New Mothers: How To Rule Your Return To Work

For a new mom, going back to your standard 9 to 5 can be daunting. On top of caring for a newborn, working mothers have to reestablish credibility, negotiate hours and adjust existing work demands. These challenges can have moms questioning their ability to cut it in the professional world.

According to Hanneke Antonelli, a Certified Life Coach specializing in maternity coaching, this loss of confidence is quite common.

“Most mothers I’ve worked with lack the confidence they used to have before having a baby. It all makes perfect sense, given that within a relatively short period of time women will go through an array of physical and emotional transitions. As we all know this doesn’t stop after the baby is born, it continues even after a new mom returns to work,” she said.

One way to overcome this hurdle is to create a structured plan for how you want to transition back into the office. Here are four ways to make your return to work a success.

Decide On Your Non-Negotiable’s

Before returning to work, it is useful to think about how you want to return. Do you want to go back full-time, or do you slowly want to ramp up your hours? Do you want to mix time in the office with working from home?

Planning how you want to return to work involves thinking about what your non-negotiable’s are and clearly outlining what you are asking your employer for.

This means thinking about what you need to make your return to work a success and the best time to do this is three to four weeks before you are due back into the office.

While not every employer will accommodate every request, having a clear sense of what you need is the starting point in your negotiation.

Keep In Touch

Returning to work is not just about starting to work again. It also includes re-building your network, confidence and understanding of the organization.

One key way to achieve this is to ask your employer if they are willing to provide “Keeping in Touch” days, which include five days, generally paid, that you can use to come into the office.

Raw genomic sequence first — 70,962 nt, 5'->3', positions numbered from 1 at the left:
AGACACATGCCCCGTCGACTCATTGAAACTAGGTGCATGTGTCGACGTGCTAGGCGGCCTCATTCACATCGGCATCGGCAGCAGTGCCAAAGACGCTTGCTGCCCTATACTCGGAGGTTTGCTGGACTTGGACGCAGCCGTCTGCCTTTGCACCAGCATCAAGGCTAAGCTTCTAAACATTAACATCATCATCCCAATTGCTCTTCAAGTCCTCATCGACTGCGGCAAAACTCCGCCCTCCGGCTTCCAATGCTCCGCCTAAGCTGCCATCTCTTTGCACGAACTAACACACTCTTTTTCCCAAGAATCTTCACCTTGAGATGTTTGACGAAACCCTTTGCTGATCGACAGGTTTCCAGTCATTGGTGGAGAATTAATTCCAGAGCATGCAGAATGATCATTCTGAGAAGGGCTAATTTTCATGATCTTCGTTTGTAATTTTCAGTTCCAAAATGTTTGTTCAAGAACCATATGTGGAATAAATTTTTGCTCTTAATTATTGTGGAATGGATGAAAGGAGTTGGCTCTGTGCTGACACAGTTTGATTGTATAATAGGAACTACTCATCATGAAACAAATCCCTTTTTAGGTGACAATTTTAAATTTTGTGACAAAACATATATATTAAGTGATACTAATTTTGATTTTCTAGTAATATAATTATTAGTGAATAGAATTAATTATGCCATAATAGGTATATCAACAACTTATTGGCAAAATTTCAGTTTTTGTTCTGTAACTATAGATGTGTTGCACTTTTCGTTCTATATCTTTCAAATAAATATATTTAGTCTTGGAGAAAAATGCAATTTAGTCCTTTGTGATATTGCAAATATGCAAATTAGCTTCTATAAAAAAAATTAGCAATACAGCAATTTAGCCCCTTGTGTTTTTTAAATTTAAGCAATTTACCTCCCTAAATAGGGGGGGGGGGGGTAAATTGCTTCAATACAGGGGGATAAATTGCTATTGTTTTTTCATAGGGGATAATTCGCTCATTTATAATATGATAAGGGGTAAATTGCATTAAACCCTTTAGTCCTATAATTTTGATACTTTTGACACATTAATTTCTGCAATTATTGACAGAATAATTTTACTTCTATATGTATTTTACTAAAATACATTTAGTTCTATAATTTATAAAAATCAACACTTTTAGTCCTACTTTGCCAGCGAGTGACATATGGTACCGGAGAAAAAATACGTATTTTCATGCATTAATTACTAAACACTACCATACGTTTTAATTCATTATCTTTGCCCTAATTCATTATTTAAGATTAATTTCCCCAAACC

These days provide an opportunity for you to clear emails, attend meetings, engage with colleagues and transition back into doing actual work.

Having the option to come into the office to touch base during your leave will keep you engaged and more importantly rebuild your confidence about returning to work.

Seek Career Support

New moms have a whole new list of responsibilities that can be totally overwhelming and manifest in feeling a loss of control and confidence, says Antonelli.

Organizations that are truly committed to advancing women also offer maternity coaching.

“Before, during and after maternity leave they will make crucial decisions regarding their professional and personal life. Maternity coaching helps employees deal with and navigate these major transitions” Antonelli said.

A study conducted by Ernst and Young in 2011, found that by implementing maternity coaching as part of their employee benefits they managed to increase women returning to work from 5 to 95 percent.

The key to coming back from maternity leave is to ensure you have meaningful work. Maternity coaching can help you decide what work means to you and how to discuss this with your employer.

Be Prepared To Negotiate

Returning to work is a juggling act. Even with support at home managing childcare arrangements, doctors’ appointments, and household chores on top of a work schedule is a challenge.

Flexible work schedules underpin returning to work successfully. Most employers understand the importance of flexible work schedules but creating a mutually beneficial arrangement often involves a game of trial and error.

Remaining flexible about your work schedule and being willing to negotiate is crucial to making it work. This involves regularly reviewing your schedule with your employer, adjusting it as needed and keeping the dialogue open.

Taking active steps to manage your return to work will help you to build your confidence and support you with your most important role, being a mum.